Either it is about cybernetics, virology, aviation or museum modernization, all these world priorities achieved by the Romanians and illustrated on the postage stamps issue made the respective domains develop.
The father of general cybernetics – Stefan Odobleja (1902-1978), after having finished his high school studies in Turnu Severin, obtained a scholarship at the Faculty of Medicine of Bucharest. Ever since his college days, he was preoccupied with the scientific activity and dedicated himself to the researches in the field of neurology.
Odobleja’s originality and clear-sightedness exceeded by far the patterns and models of traditional scientific knowledge.
His name is written in gold letters in the history of the newest and most revolutionary sciences of the 20th century – Cybernetics.
Cybernetics is the theory of control by retroaction. The term was mainly used for the digital systems but the domain is much more comprehensive: cybernetics deals with the way in which a system (digital, mechanical, biological) processes information and responds to it; moreover, cybernetics deals with the way in which systems modify or allow for modifications in order to optimize their actions.
His monumental work Consonantic psychology (Psihologia consonantista) (1938-1939) is the first variant of a generalized cybernetic conception preceding by one decade the contents of Norbert Wiener’s book, Cybernetics (Cibernetica).
The anti-cholera vaccine was invented by Ioan Cantacuzino (1863-1934), academician, physician, microbiologist, academic professor and founder of theRomanianSchool of immunology and experimental pathology.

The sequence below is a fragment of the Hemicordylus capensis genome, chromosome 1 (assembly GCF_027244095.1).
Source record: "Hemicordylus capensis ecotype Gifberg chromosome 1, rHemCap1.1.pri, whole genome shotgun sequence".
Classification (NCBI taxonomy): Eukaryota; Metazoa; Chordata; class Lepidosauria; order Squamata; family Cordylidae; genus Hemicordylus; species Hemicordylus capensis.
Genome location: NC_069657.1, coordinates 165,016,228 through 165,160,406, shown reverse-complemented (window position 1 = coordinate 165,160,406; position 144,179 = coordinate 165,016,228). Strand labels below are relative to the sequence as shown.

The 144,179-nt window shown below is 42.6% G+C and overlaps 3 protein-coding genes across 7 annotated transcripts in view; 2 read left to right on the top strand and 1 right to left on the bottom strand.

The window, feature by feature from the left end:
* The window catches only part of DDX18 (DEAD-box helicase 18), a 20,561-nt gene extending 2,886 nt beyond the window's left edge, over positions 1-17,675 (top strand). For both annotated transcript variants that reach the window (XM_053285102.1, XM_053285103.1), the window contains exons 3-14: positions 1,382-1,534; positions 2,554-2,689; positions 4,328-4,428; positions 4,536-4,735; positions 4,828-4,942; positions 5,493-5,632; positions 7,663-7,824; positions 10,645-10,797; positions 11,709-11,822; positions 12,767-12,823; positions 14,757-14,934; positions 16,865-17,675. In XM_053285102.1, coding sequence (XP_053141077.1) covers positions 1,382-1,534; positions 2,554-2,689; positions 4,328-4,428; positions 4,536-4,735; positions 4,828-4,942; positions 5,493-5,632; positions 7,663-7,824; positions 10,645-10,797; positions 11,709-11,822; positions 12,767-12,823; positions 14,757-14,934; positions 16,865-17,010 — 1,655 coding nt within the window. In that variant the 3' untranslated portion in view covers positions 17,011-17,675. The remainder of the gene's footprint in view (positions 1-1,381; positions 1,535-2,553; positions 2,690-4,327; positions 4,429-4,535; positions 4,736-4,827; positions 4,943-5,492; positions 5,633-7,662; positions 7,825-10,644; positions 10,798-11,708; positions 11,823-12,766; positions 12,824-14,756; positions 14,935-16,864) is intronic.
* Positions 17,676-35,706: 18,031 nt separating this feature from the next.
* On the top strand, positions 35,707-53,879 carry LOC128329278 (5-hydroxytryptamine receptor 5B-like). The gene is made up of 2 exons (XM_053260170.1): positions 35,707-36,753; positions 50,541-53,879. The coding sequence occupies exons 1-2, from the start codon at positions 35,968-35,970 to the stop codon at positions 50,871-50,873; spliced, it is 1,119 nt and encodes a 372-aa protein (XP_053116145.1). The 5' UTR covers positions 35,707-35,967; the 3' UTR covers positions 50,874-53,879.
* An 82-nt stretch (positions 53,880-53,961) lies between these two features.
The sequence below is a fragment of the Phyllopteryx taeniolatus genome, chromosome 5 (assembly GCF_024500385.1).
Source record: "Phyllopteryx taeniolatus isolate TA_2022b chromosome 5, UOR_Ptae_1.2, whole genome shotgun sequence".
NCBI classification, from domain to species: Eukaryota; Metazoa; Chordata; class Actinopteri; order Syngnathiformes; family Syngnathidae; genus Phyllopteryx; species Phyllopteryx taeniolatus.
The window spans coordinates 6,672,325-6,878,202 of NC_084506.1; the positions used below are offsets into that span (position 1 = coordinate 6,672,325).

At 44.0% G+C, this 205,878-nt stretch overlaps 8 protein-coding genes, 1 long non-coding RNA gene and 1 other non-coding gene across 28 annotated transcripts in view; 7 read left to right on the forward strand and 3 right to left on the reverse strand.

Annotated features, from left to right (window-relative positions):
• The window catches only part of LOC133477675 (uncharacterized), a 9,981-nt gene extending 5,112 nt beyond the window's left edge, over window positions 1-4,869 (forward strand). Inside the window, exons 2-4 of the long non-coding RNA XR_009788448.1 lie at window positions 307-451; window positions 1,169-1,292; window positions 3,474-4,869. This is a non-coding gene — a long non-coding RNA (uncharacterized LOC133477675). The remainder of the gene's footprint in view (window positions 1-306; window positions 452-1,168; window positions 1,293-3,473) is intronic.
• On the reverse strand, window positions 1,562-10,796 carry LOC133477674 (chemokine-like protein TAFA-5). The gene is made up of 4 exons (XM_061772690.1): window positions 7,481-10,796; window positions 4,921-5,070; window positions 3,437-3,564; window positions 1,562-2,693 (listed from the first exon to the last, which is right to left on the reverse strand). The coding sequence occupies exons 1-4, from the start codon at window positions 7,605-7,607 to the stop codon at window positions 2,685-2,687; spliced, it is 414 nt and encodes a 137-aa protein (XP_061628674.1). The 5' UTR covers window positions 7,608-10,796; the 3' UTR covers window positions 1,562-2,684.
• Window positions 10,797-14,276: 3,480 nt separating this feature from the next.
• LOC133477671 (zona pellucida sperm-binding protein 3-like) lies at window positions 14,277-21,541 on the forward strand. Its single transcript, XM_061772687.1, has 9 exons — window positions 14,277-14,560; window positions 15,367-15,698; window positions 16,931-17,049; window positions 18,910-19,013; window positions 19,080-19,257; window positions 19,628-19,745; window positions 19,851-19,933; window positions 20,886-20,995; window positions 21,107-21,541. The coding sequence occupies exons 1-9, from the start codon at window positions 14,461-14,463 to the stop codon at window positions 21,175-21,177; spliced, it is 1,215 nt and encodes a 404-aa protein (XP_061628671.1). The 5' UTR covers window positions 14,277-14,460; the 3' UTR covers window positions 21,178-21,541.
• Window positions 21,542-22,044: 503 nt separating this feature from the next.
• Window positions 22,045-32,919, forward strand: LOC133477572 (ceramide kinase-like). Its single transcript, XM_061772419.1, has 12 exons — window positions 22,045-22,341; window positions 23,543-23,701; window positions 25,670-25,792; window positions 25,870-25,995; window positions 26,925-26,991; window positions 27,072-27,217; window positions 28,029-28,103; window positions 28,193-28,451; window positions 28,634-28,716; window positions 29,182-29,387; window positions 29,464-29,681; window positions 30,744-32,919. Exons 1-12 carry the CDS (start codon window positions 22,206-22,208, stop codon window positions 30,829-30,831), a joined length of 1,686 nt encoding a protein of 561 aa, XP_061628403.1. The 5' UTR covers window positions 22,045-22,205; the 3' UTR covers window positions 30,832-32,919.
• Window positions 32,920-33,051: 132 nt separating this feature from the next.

Through his research activity on the choleric vibrio and the anti-cholera vaccination, he perfected an anti-cholera vaccination method called “Cantacuzino Method”.
In 1913 campaign (Second Balkan War), Cantacuzino led the first massive anti-cholera vaccination in the world in the infectious foci, known today as the “Great Romanian experience”, that saved thousands of lives and he initiated measures to fight the cholera epidemic.
The ejection seat was invented by Anastase Dragomir (1896-1966) and patented atParis in 1930.
The inventor tested his invention on Paris-Orly airport in August 1929, the invention being appreciated by the French press as essential for aviation.
In October of the same year, 1929, A. Dragomir also tested his “catapulted cockpit” onBucharest– Baneasa airport. It will be patented inRomaniaas late as 1950.
Biological dioramas were created for the first time in the world in Bucharest, at the Museum of Natural History, by Grigore Antipa (1867-1944), the manager of the museum between 1893 and 1944.
Appeared as a total novelty in 1907, the biological dioramas made part of Antipa’s museological innovations regarding the organization, the manner of display, the arrangement and explanation of collections in a museum of natural history all of these stirring up the interest of specialists from Europe and the United States, where older museums than the one from Bucharest, quickly adopted the invention.
The first dioramas presented aspects of life on the peaks of the Carpathians, from hill forests, in Baragan, and also from the floodable area of the Danube Delta. Besides the dioramas presenting areas fromRomania, in the museum there were also dioramas presenting the fauna from the prairie, tundra, savanna or theSaharaDesert, today kept as dioramas of historical importance.
We thank I.M.C.D.I. Cantacuzino, the State Office for Inventions and Trademarks, “Grigore Antipa” Museum of Natural History and Mr. Stefan Odobleja jr. for the documentary assistance granted in the accomplishment of this postage stamps issue.
Issue date: 2011-12-15